Children have been a career theme for Lesley Paterson, who worked as a nanny in her native Northumberland before going into nursing. After a stint as a Staff Nurse in acute medicine, she transferred to Edinburgh’s Sick Children’s Hospital, then the children’s ward in Perth Royal Infirmary. Working in the paediatric outpatient department there introduced her to community nursing, and when it was suggested in 1999 that she might like to try school nursing, she jumped at the chance.
“I loved my years working in the local schools,” says Lesley, herself a mum of two. “It showed me the challenges that so many families are facing, and just how much needs to be done to give all young people the best start in life.”
Lesley has been team leader of the community nurses in Perth & Kinross, part of NHS Tayside, where she now works as professional and practice development nurse. Hers is one of only two areas of Scotland chosen to be pioneer sites for a refocused national vision for school nursing.
Forget the caricature of the ‘nit nurse’ of yore, responsible for vaccinations, sickbay and health checks: today’s school nurse is a multi-skilled child health professional, with close contacts in a wide array of support agencies.
“Our sole aim is to improve the outcomes for children and young people,” says Lesley. “The school nurse is there to identify potential support needs, and ensure they are put in place for everyone who might benefit.”
The Scottish Government is taking a national approach to supporting the wellbeing of children and young people, and improving their educational and health outcomes. The ‘Getting it Right For Every Child’ (GIRFEC) framework demands that all the professionals who work with children align the way they practice, operating in closer partnership to respond to need more effectively.
“It’s about picking up early signals and focusing on what needs to be done,” says Lesley. “We have to streamline how young people are supported throughout their life journey.”
Starting with midwives, then health visitors, followed by school nurses, the idea is that children will be monitored for signs of health and emotional problems so that early interventions can be made.
“It means smoothing the handovers as a child progresses,” says Lesley. “When they start school, health and education have to work hand-in-hand to identify and address individual needs. Their pathway should be seamless.”
In Perth & Kinross and Dumfries & Galloway, the early adopter sites for Scotland’s new school nursing role, staff are concentrating on specific priorities: mental health and wellbeing, substance misuse, child protection, domestic abuse and homelessness among them. Special attention will be given to looked-after children, young carers, and children caught up in the youth justice system, and there will be support and education for their parents and carers as well.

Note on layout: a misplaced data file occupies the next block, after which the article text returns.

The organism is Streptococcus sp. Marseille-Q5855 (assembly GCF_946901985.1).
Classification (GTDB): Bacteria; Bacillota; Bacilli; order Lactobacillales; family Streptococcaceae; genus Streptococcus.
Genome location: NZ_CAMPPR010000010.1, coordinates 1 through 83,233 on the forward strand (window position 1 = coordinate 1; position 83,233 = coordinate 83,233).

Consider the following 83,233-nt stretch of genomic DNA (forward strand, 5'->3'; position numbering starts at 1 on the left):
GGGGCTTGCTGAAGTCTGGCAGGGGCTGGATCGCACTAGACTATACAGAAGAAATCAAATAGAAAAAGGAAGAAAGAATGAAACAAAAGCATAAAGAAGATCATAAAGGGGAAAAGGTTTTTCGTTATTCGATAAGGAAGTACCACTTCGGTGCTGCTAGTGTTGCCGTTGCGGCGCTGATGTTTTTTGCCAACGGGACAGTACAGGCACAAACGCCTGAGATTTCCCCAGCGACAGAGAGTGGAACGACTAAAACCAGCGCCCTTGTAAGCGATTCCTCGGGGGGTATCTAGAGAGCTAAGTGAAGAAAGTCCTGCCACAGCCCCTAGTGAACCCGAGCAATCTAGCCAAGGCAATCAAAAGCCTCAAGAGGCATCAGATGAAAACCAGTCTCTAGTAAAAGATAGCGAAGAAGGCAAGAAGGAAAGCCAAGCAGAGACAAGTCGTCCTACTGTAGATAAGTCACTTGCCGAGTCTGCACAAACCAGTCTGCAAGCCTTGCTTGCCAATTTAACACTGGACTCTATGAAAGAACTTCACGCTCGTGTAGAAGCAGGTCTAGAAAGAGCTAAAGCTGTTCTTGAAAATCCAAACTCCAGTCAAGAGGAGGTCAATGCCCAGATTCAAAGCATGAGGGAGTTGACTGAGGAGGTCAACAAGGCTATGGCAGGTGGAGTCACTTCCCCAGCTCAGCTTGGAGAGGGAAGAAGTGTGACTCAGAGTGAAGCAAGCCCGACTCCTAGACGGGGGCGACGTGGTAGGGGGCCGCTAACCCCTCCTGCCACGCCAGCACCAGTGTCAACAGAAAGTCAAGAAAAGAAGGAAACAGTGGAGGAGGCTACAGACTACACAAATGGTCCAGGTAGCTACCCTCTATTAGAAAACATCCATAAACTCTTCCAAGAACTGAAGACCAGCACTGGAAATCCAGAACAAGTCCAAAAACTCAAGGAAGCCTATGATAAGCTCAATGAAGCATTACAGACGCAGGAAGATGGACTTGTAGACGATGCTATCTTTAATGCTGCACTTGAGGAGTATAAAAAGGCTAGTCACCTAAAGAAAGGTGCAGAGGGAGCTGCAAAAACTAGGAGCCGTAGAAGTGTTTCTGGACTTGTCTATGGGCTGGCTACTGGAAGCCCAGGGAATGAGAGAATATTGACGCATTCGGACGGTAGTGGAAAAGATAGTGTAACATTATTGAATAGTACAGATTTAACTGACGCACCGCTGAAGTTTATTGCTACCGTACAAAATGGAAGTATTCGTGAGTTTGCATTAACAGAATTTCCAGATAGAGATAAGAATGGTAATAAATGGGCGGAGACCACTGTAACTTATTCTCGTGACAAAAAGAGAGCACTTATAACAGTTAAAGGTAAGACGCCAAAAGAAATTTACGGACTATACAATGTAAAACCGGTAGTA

“It’s about identifying and supporting those most at risk,” says Lesley. “That requires very different approaches from the way we worked in the past.”
Identifying gaps in the training available for the modern school nurse has been one of Lesley’s tasks as practice development nurse. As a result, internal training covers subjects such as self-harm, anxiety and low mood. Tayside nurses also access the Masters level school nursing course, run by Robert Gordon University in Aberdeen.
It was her associate nurse director who nominated Lesley for the Queen’s Nursing programme, recognising her commitment to professional reform. “Change can come slowly in some areas of nursing, but this time it is moving fast,” says Lesley. The Queen’s Nurse experience has made me more balanced and measured, more in control of the tough conversations that sometimes have to be had. And rather than always trying to fix things, I am asking others what they think should be done.”
One of the resulting innovations was the introduction of reflective practice sessions, led by an NHS Tayside hospital chaplain, where the school nurses can debrief, consider their practice, and seek peer support to cope with extremely demanding roles.
The NHS Tayside team’s next stage of development of their service will see the new model rolled out right across the Health Board area. “We have to be clear that our caseloads are changing, and so we need to change too,” says Lesley.
Although early indications of impact are encouraging, ultimately the proof of effect of the new-look school nursing service will be improved educational attainment, fewer referrals to children’s mental health services and risk taking behaviour – none of which will be visible for years.
In the meantime, as practice is perfected and evidence of benefit grows, the school nursing model being pioneered in Perth & Kinross will bring valuable learning to the whole of Scotland. “The new cohort of school nurses is incredibly proactive and up for the challenge,” says Lesley. “I do miss working directly with young people, but this is a great opportunity to influence their care in a different way.
“I am very excited about what the future holds for me as a Queen’s Nurse. I am proud to be a part of that.”